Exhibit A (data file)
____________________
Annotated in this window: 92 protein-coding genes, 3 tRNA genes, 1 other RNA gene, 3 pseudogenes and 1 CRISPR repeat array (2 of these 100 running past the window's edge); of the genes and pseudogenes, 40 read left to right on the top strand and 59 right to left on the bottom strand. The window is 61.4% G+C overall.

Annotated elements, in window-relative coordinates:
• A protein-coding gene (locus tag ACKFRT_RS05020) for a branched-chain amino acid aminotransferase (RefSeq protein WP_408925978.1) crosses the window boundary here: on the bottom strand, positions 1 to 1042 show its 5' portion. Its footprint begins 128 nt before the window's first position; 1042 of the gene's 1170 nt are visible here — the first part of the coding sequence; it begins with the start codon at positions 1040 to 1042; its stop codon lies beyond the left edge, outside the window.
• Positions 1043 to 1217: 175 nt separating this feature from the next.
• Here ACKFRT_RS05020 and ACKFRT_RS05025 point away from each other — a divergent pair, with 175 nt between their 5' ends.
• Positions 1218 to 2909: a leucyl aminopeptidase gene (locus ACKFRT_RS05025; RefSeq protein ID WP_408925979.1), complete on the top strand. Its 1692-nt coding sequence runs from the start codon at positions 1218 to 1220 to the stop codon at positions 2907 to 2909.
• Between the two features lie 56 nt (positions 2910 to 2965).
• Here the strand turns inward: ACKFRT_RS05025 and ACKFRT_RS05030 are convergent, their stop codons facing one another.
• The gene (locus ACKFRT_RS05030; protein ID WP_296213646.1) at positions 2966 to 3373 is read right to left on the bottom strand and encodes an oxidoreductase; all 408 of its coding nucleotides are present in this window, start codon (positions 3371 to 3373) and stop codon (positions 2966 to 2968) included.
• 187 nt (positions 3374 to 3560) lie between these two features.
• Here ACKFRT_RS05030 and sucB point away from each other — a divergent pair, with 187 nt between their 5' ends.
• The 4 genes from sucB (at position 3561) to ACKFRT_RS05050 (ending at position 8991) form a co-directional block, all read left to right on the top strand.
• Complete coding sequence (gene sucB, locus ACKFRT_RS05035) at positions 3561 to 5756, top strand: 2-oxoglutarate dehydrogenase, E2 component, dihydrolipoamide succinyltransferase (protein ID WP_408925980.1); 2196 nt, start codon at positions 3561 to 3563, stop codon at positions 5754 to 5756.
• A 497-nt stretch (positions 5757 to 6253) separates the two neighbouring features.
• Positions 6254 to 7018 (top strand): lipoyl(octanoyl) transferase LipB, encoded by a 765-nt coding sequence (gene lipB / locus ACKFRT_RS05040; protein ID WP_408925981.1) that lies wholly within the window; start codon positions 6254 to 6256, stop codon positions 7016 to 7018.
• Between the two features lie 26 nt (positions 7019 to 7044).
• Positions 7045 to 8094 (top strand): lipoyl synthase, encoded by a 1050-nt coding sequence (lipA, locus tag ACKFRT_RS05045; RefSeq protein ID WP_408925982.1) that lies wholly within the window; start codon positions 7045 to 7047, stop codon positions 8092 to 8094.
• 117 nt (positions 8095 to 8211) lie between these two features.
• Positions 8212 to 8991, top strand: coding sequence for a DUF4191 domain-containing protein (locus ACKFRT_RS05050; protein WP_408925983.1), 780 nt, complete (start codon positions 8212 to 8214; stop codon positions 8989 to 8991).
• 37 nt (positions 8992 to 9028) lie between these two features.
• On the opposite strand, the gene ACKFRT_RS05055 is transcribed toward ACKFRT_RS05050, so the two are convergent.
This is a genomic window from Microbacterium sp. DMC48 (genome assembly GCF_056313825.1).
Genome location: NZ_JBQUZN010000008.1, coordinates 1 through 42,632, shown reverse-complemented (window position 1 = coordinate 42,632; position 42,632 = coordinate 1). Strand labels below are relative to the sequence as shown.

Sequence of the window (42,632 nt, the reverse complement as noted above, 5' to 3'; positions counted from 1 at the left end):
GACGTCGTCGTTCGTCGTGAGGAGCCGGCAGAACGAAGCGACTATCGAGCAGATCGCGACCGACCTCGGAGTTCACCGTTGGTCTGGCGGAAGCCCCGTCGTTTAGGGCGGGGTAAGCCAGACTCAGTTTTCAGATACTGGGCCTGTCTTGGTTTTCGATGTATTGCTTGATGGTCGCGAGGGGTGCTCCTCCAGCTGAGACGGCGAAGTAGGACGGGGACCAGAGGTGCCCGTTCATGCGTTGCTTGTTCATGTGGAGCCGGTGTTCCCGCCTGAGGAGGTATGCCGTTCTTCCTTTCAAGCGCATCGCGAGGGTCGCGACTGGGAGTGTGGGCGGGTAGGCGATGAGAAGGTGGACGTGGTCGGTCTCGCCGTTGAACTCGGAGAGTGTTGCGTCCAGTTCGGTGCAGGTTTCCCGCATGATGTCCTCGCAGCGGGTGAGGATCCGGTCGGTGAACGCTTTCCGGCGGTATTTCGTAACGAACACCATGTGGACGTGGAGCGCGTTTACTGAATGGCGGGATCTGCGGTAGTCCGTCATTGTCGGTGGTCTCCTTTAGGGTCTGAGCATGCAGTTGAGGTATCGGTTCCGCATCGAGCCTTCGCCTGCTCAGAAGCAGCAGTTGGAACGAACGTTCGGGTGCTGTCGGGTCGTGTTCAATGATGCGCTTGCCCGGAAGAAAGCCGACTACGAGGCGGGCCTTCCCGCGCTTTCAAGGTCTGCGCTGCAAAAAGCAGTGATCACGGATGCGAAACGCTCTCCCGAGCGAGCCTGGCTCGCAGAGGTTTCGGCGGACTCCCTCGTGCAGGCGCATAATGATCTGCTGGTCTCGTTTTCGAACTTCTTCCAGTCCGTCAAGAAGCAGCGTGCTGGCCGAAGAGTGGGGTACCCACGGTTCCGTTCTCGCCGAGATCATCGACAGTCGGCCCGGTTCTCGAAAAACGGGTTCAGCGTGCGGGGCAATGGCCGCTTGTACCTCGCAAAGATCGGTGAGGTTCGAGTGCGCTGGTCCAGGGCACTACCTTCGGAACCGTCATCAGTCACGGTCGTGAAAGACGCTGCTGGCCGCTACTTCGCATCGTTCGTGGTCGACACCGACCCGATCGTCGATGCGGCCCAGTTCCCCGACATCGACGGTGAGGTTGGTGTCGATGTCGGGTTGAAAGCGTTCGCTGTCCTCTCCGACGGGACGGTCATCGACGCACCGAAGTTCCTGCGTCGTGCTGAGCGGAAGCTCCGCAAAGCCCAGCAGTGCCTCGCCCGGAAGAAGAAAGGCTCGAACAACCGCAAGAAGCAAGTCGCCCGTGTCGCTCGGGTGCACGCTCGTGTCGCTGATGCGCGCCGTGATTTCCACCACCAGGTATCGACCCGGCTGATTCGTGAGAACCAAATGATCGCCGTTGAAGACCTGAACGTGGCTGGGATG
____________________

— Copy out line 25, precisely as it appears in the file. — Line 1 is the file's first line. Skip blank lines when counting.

GACGTCGTCGTTCGTCGTGAGGAGCCGGCAGAACGAAGCGACTATCGAGCAGATCGCGACCGACCTCGGAGTTCACCGTTGGTCTGGCGGAAGCCCCGTCGTTTAGGGCGGGGTAAGCCAGACTCAGTTTTCAGATACTGGGCCTGTCTTGGTTTTCGATGTATTGCTTGATGGTCGCGAGGGGTGCTCCTCCAGCTGAGACGGCGAAGTAGGACGGGGACCAGAGGTGCCCGTTCATGCGTTGCTTGTTCATGTGGAGCCGGTGTTCCCGCCTGAGGAGGTATGCCGTTCTTCCTTTCAAGCGCATCGCGAGGGTCGCGACTGGGAGTGTGGGCGGGTAGGCGATGAGAAGGTGGACGTGGTCGGTCTCGCCGTTGAACTCGGAGAGTGTTGCGTCCAGTTCGGTGCAGGTTTCCCGCATGATGTCCTCGCAGCGGGTGAGGATCCGGTCGGTGAACGCTTTCCGGCGGTATTTCGTAACGAACACCATGTGGACGTGGAGCGCGTTTACTGAATGGCGGGATCTGCGGTAGTCCGTCATTGTCGGTGGTCTCCTTTAGGGTCTGAGCATGCAGTTGAGGTATCGGTTCCGCATCGAGCCTTCGCCTGCTCAGAAGCAGCAGTTGGAACGAACGTTCGGGTGCTGTCGGGTCGTGTTCAATGATGCGCTTGCCCGGAAGAAAGCCGACTACGAGGCGGGCCTTCCCGCGCTTTCAAGGTCTGCGCTGCAAAAAGCAGTGATCACGGATGCGAAACGCTCTCCCGAGCGAGCCTGGCTCGCAGAGGTTTCGGCGGACTCCCTCGTGCAGGCGCATAATGATCTGCTGGTCTCGTTTTCGAACTTCTTCCAGTCCGTCAAGAAGCAGCGTGCTGGCCGAAGAGTGGGGTACCCACGGTTCCGTTCTCGCCGAGATCATCGACAGTCGGCCCGGTTCTCGAAAAACGGGTTCAGCGTGCGGGGCAATGGCCGCTTGTACCTCGCAAAGATCGGTGAGGTTCGAGTGCGCTGGTCCAGGGCACTACCTTCGGAACCGTCATCAGTCACGGTCGTGAAAGACGCTGCTGGCCGCTACTTCGCATCGTTCGTGGTCGACACCGACCCGATCGTCGATGCGGCCCAGTTCCCCGACATCGACGGTGAGGTTGGTGTCGATGTCGGGTTGAAAGCGTTCGCTGTCCTCTCCGACGGGACGGTCATCGACGCACCGAAGTTCCTGCGTCGTGCTGAGCGGAAGCTCCGCAAAGCCCAGCAGTGCCTCGCCCGGAAGAAGAAAGGCTCGAACAACCGCAAGAAGCAAGTCGCCCGTGTCGCTCGGGTGCACGCTCGTGTCGCTGATGCGCGCCGTGATTTCCACCACCAGGTATCGACCCGGCTGATTCGTGAGAACCAAATGATCGCCGTTGAAGACCTGAACGTGGCTGGGATG